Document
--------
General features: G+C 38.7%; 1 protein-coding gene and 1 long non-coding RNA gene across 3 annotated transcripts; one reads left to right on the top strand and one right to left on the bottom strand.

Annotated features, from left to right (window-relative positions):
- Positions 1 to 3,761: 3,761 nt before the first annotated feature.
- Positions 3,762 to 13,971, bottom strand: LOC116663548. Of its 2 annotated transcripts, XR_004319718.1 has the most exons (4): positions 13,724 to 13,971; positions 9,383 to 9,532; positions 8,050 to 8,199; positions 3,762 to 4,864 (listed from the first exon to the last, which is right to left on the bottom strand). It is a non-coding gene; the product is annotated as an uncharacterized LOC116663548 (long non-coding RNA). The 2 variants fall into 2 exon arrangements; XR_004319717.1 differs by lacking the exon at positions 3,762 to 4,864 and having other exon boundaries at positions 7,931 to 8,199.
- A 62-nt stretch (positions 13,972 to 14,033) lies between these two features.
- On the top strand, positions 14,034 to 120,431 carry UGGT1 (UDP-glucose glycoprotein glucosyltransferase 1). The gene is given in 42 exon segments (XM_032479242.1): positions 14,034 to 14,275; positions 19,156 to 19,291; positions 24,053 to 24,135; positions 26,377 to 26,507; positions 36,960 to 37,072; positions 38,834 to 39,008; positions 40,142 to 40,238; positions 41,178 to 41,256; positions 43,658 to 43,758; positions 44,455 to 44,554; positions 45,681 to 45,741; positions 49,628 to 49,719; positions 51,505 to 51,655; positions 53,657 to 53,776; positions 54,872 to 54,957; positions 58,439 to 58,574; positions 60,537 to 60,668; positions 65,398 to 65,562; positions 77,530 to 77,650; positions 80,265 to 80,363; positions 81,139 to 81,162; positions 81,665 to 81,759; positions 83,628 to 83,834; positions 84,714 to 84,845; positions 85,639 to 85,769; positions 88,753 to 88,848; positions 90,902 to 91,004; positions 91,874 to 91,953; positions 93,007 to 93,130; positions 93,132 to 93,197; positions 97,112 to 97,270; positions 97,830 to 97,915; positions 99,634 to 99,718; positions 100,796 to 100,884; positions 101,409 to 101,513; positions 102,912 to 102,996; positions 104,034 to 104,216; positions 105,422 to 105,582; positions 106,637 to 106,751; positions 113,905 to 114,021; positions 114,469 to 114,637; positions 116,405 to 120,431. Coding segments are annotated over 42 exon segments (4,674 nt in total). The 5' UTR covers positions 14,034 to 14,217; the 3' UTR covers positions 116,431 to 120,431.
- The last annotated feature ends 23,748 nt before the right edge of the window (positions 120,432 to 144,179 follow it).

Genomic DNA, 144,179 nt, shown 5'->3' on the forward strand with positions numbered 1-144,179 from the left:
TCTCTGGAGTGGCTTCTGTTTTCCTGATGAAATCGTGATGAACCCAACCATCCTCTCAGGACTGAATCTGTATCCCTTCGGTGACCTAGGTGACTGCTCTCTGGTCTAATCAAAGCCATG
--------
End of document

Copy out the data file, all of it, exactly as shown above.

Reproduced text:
General features: G+C 38.7%; 1 protein-coding gene and 1 long non-coding RNA gene across 3 annotated transcripts; one reads left to right on the top strand and one right to left on the bottom strand.

Annotated features, from left to right (window-relative positions):
- Positions 1 to 3,761: 3,761 nt before the first annotated feature.
- Positions 3,762 to 13,971, bottom strand: LOC116663548. Of its 2 annotated transcripts, XR_004319718.1 has the most exons (4): positions 13,724 to 13,971; positions 9,383 to 9,532; positions 8,050 to 8,199; positions 3,762 to 4,864 (listed from the first exon to the last, which is right to left on the bottom strand). It is a non-coding gene; the product is annotated as an uncharacterized LOC116663548 (long non-coding RNA). The 2 variants fall into 2 exon arrangements; XR_004319717.1 differs by lacking the exon at positions 3,762 to 4,864 and having other exon boundaries at positions 7,931 to 8,199.
- A 62-nt stretch (positions 13,972 to 14,033) lies between these two features.
- On the top strand, positions 14,034 to 120,431 carry UGGT1 (UDP-glucose glycoprotein glucosyltransferase 1). The gene is given in 42 exon segments (XM_032479242.1): positions 14,034 to 14,275; positions 19,156 to 19,291; positions 24,053 to 24,135; positions 26,377 to 26,507; positions 36,960 to 37,072; positions 38,834 to 39,008; positions 40,142 to 40,238; positions 41,178 to 41,256; positions 43,658 to 43,758; positions 44,455 to 44,554; positions 45,681 to 45,741; positions 49,628 to 49,719; positions 51,505 to 51,655; positions 53,657 to 53,776; positions 54,872 to 54,957; positions 58,439 to 58,574; positions 60,537 to 60,668; positions 65,398 to 65,562; positions 77,530 to 77,650; positions 80,265 to 80,363; positions 81,139 to 81,162; positions 81,665 to 81,759; positions 83,628 to 83,834; positions 84,714 to 84,845; positions 85,639 to 85,769; positions 88,753 to 88,848; positions 90,902 to 91,004; positions 91,874 to 91,953; positions 93,007 to 93,130; positions 93,132 to 93,197; positions 97,112 to 97,270; positions 97,830 to 97,915; positions 99,634 to 99,718; positions 100,796 to 100,884; positions 101,409 to 101,513; positions 102,912 to 102,996; positions 104,034 to 104,216; positions 105,422 to 105,582; positions 106,637 to 106,751; positions 113,905 to 114,021; positions 114,469 to 114,637; positions 116,405 to 120,431. Coding segments are annotated over 42 exon segments (4,674 nt in total). The 5' UTR covers positions 14,034 to 14,217; the 3' UTR covers positions 116,431 to 120,431.
- The last annotated feature ends 23,748 nt before the right edge of the window (positions 120,432 to 144,179 follow it).

Genomic DNA, 144,179 nt, shown 5'->3' on the forward strand with positions numbered 1-144,179 from the left:
TCTCTGGAGTGGCTTCTGTTTTCCTGATGAAATCGTGATGAACCCAACCATCCTCTCAGGACTGAATCTGTATCCCTTCGGTGACCTAGGTGACTGCTCTCTGGTCTAATCAAAGCCATG